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South African Journal of Agricultural Extension

On-line version ISSN 2413-3221
Print version ISSN 0301-603X

S Afr. Jnl. Agric. Ext. vol.44 n.2 Pretoria  2016 



Perceptions of extension advisors on privatization and outsourcing as an option for development paradigm in Limpopo Province and the lessons for future



Zwane E. M

Associate Professor in Agricultural Extension in the Centre of Rural and Community Empowerment CRE) school of Agriculture and Environmental Affairs, University of Limpopo. Email:




There is no one set of challenges that justify privatization of extension and advisory services both in developed and developing areas. It is argued that factors that can influence privatization include; limited budget provisions and ineffectiveness of extension and advisory services. Literature is full of lessons on the failure and success of privatization in organizations in different regions of the world both developed and underdeveloped as indicated in the studies commissioned by the World Bank, unfortunately South Africa was not part of the study. It is for this reason that this study was conducted in Limpopo Province of South Africa in order to establish the acceptability or non-acceptability of privatization and outsourcing.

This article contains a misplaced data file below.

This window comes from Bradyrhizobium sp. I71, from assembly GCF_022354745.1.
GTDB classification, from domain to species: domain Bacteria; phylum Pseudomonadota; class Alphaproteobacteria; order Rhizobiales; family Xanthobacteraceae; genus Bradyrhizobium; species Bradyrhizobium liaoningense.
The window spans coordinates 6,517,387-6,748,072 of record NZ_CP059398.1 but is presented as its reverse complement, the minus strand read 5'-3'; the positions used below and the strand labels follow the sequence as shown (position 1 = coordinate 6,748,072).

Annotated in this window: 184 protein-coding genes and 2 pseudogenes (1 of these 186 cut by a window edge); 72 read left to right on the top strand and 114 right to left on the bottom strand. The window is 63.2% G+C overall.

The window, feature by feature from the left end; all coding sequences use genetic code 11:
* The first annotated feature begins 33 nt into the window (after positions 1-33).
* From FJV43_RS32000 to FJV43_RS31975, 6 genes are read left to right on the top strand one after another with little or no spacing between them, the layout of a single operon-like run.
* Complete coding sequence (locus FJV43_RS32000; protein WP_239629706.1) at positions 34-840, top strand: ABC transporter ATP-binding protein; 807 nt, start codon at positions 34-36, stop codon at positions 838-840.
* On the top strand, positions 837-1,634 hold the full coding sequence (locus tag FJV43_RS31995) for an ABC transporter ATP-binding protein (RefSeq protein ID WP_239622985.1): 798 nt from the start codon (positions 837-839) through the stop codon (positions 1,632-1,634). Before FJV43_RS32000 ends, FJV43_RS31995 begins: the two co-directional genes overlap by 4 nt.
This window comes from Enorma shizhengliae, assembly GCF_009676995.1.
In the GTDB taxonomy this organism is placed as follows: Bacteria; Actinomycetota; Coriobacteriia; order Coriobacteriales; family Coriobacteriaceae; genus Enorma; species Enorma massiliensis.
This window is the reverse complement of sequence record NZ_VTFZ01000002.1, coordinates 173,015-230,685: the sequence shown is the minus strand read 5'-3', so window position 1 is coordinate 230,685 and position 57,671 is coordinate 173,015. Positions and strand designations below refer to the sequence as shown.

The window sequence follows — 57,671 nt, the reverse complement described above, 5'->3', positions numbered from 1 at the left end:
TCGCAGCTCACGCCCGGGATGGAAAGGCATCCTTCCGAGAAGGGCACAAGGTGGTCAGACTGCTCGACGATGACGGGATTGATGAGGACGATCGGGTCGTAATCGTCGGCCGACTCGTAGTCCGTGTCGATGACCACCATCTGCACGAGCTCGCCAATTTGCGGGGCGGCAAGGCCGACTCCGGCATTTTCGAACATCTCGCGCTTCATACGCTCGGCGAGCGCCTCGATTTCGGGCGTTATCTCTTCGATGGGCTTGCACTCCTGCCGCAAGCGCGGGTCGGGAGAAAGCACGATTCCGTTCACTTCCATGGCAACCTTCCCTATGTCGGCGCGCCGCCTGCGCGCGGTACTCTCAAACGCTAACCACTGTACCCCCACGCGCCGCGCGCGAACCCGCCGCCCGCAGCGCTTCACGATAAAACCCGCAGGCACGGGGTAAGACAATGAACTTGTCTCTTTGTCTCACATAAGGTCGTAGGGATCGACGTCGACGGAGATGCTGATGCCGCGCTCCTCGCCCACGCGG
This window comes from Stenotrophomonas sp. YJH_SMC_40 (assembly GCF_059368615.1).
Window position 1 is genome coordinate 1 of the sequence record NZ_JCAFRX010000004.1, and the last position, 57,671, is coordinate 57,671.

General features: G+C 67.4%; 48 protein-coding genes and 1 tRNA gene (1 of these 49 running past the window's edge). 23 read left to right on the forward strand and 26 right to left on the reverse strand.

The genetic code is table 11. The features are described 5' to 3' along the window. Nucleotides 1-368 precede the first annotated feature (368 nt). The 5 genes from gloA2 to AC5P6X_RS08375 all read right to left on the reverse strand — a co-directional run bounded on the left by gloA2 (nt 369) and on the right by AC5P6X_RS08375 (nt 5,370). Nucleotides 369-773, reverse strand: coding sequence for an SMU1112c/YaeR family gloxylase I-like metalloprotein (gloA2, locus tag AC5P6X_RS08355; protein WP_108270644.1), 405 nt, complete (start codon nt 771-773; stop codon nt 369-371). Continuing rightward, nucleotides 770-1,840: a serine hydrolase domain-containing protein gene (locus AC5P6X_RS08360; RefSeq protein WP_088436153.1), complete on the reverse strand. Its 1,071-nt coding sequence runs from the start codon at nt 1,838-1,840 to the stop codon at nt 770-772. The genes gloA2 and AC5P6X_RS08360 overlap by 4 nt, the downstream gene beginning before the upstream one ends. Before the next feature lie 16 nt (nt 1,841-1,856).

The paper explores options for privatisation in South Africa with a focus in Limpopo Province. A sample of 324 extension officers out of 700 extension officers from the province was taken from the five districts of Limpopo constituting a sample of 46%, and their opinions were gathered through quantitative design. The results show that extension efficiency was falling below the international standards when measured through the input/output ratio of 100/130. The majority of extension advisors (70%) showed resistance to privatization, and the mean scale of the benefits of privatization was rated 6.7 as the highest in 7 categories. The extension advisors did not perceive any benefits for privatization hence rated 38% from all the districts. The paper concludes with recommendations that warn that privatization is ought to be taken with great care because the marginalized and the small scale farmers cannot afford to pay for extension services.

Keywords: privatization, outsourcing, advisory services, extension.